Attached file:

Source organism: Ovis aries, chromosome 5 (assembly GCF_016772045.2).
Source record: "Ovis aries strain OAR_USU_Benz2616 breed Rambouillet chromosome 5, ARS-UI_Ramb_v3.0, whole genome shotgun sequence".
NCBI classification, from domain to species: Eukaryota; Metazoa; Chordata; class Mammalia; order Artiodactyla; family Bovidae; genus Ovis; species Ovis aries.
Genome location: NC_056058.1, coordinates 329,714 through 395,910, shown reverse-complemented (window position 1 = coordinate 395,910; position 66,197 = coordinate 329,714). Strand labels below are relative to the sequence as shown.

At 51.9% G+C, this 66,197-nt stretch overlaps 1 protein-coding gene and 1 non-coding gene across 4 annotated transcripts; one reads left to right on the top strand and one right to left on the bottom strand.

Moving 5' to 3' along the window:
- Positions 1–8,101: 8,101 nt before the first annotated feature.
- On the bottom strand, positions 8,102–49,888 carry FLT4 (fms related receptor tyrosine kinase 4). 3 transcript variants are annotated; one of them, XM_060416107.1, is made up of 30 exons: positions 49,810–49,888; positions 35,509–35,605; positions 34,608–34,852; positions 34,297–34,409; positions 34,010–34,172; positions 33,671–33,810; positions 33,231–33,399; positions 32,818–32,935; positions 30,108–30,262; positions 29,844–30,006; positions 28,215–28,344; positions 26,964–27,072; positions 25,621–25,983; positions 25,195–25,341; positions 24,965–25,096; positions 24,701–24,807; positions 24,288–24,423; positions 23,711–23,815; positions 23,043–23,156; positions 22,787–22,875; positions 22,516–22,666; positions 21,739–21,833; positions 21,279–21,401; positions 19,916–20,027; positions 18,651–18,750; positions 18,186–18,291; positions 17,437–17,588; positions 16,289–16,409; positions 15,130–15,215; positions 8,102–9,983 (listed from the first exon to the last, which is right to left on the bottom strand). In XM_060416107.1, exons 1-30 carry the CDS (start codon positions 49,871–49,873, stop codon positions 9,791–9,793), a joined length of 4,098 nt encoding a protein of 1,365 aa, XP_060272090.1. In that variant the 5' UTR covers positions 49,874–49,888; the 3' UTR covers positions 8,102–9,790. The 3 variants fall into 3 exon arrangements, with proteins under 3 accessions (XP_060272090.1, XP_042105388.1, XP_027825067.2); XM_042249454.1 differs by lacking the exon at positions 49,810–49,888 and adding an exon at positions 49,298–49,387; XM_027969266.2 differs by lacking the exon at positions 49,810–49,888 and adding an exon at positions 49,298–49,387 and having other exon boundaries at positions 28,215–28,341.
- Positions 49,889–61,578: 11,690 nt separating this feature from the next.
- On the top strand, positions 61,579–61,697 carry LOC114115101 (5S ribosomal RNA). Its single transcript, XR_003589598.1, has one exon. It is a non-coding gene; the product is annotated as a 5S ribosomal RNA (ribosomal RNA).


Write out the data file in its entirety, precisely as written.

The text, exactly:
Source organism: Ovis aries, chromosome 5 (assembly GCF_016772045.2).
Source record: "Ovis aries strain OAR_USU_Benz2616 breed Rambouillet chromosome 5, ARS-UI_Ramb_v3.0, whole genome shotgun sequence".
NCBI classification, from domain to species: Eukaryota; Metazoa; Chordata; class Mammalia; order Artiodactyla; family Bovidae; genus Ovis; species Ovis aries.
Genome location: NC_056058.1, coordinates 329,714 through 395,910, shown reverse-complemented (window position 1 = coordinate 395,910; position 66,197 = coordinate 329,714). Strand labels below are relative to the sequence as shown.

At 51.9% G+C, this 66,197-nt stretch overlaps 1 protein-coding gene and 1 non-coding gene across 4 annotated transcripts; one reads left to right on the top strand and one right to left on the bottom strand.

Moving 5' to 3' along the window:
- Positions 1–8,101: 8,101 nt before the first annotated feature.
- On the bottom strand, positions 8,102–49,888 carry FLT4 (fms related receptor tyrosine kinase 4). 3 transcript variants are annotated; one of them, XM_060416107.1, is made up of 30 exons: positions 49,810–49,888; positions 35,509–35,605; positions 34,608–34,852; positions 34,297–34,409; positions 34,010–34,172; positions 33,671–33,810; positions 33,231–33,399; positions 32,818–32,935; positions 30,108–30,262; positions 29,844–30,006; positions 28,215–28,344; positions 26,964–27,072; positions 25,621–25,983; positions 25,195–25,341; positions 24,965–25,096; positions 24,701–24,807; positions 24,288–24,423; positions 23,711–23,815; positions 23,043–23,156; positions 22,787–22,875; positions 22,516–22,666; positions 21,739–21,833; positions 21,279–21,401; positions 19,916–20,027; positions 18,651–18,750; positions 18,186–18,291; positions 17,437–17,588; positions 16,289–16,409; positions 15,130–15,215; positions 8,102–9,983 (listed from the first exon to the last, which is right to left on the bottom strand). In XM_060416107.1, exons 1-30 carry the CDS (start codon positions 49,871–49,873, stop codon positions 9,791–9,793), a joined length of 4,098 nt encoding a protein of 1,365 aa, XP_060272090.1. In that variant the 5' UTR covers positions 49,874–49,888; the 3' UTR covers positions 8,102–9,790. The 3 variants fall into 3 exon arrangements, with proteins under 3 accessions (XP_060272090.1, XP_042105388.1, XP_027825067.2); XM_042249454.1 differs by lacking the exon at positions 49,810–49,888 and adding an exon at positions 49,298–49,387; XM_027969266.2 differs by lacking the exon at positions 49,810–49,888 and adding an exon at positions 49,298–49,387 and having other exon boundaries at positions 28,215–28,341.
- Positions 49,889–61,578: 11,690 nt separating this feature from the next.
- On the top strand, positions 61,579–61,697 carry LOC114115101 (5S ribosomal RNA). Its single transcript, XR_003589598.1, has one exon. It is a non-coding gene; the product is annotated as a 5S ribosomal RNA (ribosomal RNA).